Sunday, December 03, 2006

The Gods in Mexican Food

The art of cooking is fascinating because it was able to transform a routinary and vital activity like eating, into an essential component of every culture and every society.

In each country, there are different eating rituals, and diverse ways of preparing food. Even though many times we use the same ingredients, the experience and the taste of the food is not the same.

Dating back to the Aztec Empire, Mexicans gave special importance to their food. They even venerated Chicomecoatl, the corn Goddess, to ensure that they would never do without this ingredient, since it was their main source of vitamins.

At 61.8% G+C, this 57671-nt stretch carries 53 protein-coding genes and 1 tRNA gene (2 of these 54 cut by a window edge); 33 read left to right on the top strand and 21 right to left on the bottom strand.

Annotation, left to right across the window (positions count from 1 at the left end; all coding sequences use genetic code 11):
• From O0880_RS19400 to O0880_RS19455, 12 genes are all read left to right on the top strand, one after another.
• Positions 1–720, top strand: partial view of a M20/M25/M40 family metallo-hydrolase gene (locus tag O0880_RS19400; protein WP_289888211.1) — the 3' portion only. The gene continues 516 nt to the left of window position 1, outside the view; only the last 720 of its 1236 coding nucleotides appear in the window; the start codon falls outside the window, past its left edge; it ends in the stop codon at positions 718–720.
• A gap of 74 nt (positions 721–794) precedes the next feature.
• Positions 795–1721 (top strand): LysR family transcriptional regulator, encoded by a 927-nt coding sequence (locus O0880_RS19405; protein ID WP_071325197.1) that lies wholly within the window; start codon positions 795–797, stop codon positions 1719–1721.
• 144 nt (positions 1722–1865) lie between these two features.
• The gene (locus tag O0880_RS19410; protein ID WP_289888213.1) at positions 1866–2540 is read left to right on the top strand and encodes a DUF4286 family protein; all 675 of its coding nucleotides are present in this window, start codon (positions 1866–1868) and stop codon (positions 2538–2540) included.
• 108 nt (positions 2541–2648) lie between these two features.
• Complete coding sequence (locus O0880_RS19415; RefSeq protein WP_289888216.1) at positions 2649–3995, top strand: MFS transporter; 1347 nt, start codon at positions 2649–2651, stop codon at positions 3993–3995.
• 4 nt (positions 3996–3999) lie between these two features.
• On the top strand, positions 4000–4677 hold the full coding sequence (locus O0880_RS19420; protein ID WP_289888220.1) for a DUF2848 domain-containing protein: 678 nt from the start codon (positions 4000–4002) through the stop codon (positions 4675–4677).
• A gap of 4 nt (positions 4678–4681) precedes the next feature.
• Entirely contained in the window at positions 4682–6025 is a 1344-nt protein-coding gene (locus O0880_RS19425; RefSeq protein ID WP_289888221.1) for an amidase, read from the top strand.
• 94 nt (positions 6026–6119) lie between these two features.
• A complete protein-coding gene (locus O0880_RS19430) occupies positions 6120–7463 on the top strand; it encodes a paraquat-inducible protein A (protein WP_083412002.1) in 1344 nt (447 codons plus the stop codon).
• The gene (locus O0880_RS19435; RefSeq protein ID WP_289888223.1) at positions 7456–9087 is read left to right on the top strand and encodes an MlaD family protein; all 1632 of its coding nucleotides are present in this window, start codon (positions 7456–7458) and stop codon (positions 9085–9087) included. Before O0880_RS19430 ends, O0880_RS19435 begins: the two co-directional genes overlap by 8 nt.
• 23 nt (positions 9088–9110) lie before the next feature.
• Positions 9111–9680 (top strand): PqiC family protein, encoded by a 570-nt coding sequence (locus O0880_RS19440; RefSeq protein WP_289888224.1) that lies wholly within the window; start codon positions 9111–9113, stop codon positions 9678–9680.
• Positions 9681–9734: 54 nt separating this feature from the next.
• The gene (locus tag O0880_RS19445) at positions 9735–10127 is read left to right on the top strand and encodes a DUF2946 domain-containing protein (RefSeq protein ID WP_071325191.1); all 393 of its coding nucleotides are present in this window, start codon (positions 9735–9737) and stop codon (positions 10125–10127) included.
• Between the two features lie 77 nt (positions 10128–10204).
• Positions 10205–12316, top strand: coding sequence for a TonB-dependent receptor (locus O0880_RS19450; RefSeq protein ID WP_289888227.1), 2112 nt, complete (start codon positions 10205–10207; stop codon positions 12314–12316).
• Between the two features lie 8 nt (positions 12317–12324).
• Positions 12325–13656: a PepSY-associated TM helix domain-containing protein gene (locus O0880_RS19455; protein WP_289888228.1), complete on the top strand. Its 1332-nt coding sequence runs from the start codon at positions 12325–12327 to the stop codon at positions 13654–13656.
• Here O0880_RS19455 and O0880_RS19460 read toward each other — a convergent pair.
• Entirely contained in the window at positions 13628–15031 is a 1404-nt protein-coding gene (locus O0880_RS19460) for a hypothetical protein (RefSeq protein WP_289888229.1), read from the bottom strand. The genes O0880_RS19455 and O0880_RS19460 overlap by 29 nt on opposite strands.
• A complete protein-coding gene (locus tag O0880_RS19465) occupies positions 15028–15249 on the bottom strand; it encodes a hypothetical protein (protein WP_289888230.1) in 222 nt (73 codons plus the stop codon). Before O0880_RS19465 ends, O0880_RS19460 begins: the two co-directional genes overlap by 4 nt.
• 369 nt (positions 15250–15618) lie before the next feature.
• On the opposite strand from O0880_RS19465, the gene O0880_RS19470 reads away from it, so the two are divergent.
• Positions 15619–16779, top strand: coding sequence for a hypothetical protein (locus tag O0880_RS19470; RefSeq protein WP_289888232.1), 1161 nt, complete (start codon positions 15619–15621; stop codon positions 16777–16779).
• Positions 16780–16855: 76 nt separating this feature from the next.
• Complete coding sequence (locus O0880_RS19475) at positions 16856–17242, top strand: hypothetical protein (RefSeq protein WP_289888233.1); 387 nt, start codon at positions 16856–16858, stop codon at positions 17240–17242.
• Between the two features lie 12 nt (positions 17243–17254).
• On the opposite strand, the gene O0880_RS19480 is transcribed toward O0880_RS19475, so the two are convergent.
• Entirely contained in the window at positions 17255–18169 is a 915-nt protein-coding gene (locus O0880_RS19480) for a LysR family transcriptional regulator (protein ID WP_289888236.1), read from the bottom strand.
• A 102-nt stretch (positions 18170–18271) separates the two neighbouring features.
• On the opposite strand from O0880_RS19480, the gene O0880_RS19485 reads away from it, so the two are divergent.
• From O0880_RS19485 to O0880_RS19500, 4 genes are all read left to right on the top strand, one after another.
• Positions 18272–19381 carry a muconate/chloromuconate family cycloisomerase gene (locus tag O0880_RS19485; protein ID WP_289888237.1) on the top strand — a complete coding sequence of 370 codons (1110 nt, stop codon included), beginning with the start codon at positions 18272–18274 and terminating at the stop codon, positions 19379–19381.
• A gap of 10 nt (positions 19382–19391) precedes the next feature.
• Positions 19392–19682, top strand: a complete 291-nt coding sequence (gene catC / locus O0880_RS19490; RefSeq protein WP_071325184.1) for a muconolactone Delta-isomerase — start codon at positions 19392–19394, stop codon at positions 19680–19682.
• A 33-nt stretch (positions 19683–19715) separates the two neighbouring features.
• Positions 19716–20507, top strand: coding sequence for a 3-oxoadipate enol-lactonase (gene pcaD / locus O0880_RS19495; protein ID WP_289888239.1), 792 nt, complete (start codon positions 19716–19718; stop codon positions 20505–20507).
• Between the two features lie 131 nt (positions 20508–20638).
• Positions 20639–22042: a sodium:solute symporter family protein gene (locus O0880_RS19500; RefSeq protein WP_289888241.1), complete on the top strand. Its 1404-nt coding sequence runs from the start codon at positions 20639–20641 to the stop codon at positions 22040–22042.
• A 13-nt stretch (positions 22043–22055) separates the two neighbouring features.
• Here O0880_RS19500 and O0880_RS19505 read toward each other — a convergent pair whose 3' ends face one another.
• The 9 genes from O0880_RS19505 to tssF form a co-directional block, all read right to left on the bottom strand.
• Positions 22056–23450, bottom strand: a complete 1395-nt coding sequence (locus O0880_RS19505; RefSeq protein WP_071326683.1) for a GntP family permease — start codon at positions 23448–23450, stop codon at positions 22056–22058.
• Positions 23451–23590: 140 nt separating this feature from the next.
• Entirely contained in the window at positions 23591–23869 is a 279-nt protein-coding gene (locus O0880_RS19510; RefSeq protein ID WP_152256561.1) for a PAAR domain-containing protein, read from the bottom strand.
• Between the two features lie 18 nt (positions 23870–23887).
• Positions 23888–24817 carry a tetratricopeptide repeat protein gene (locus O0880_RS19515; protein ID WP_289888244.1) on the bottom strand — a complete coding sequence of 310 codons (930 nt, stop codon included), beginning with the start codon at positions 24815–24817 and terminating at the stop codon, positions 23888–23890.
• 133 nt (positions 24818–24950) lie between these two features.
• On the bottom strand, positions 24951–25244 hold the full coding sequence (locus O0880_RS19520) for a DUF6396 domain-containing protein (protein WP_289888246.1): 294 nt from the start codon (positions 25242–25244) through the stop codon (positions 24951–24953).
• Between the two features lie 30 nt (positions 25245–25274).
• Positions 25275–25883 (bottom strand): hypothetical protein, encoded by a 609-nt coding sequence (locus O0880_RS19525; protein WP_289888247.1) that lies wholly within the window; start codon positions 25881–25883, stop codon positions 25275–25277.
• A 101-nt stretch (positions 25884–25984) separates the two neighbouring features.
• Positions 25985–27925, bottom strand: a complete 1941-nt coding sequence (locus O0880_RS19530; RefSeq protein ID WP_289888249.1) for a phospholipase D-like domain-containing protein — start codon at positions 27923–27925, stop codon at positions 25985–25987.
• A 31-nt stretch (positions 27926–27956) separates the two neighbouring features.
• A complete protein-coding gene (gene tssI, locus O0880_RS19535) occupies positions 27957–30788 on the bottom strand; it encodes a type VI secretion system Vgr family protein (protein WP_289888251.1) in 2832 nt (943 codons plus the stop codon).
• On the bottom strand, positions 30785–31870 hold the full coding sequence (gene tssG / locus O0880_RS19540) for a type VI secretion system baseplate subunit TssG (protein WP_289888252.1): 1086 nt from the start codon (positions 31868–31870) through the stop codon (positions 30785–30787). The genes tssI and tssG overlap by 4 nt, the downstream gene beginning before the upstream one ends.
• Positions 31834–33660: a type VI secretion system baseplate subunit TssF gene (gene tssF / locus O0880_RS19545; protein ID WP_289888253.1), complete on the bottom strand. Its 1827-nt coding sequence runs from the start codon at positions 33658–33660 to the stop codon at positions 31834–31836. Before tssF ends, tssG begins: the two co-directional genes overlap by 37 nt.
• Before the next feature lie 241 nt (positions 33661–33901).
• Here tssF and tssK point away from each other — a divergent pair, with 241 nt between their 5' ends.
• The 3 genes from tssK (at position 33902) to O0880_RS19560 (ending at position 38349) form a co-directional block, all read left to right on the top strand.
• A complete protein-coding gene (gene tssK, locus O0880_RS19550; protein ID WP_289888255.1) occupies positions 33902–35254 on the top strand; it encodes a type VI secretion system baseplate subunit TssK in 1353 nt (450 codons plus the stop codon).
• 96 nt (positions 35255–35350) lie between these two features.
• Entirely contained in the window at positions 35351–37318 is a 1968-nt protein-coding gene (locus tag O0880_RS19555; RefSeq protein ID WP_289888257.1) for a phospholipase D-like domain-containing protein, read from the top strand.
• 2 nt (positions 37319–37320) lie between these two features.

Originally, Aztecs used native ingredients to prepare their foods like cacao, peanuts, vanilla, a variety of grains, chili, beans, avocado, coconut, potato, different flowers, shrimp, turtle, crab, and other types of fish.

Around 1519, the Spanish conqueror Hernán Cortés, revolutionized Mexican Cuisine, by introducing pork, lamb, citric fruits, garlic, cheese, milk and vinegar from Europe.

Since that moment on, Mexicans have incorporated these new elements to their traditional dishes, acquiring greater variety of dishes, maintaining the essence of the Aztec influence and conserving the characteristic flavor of Mexican food.

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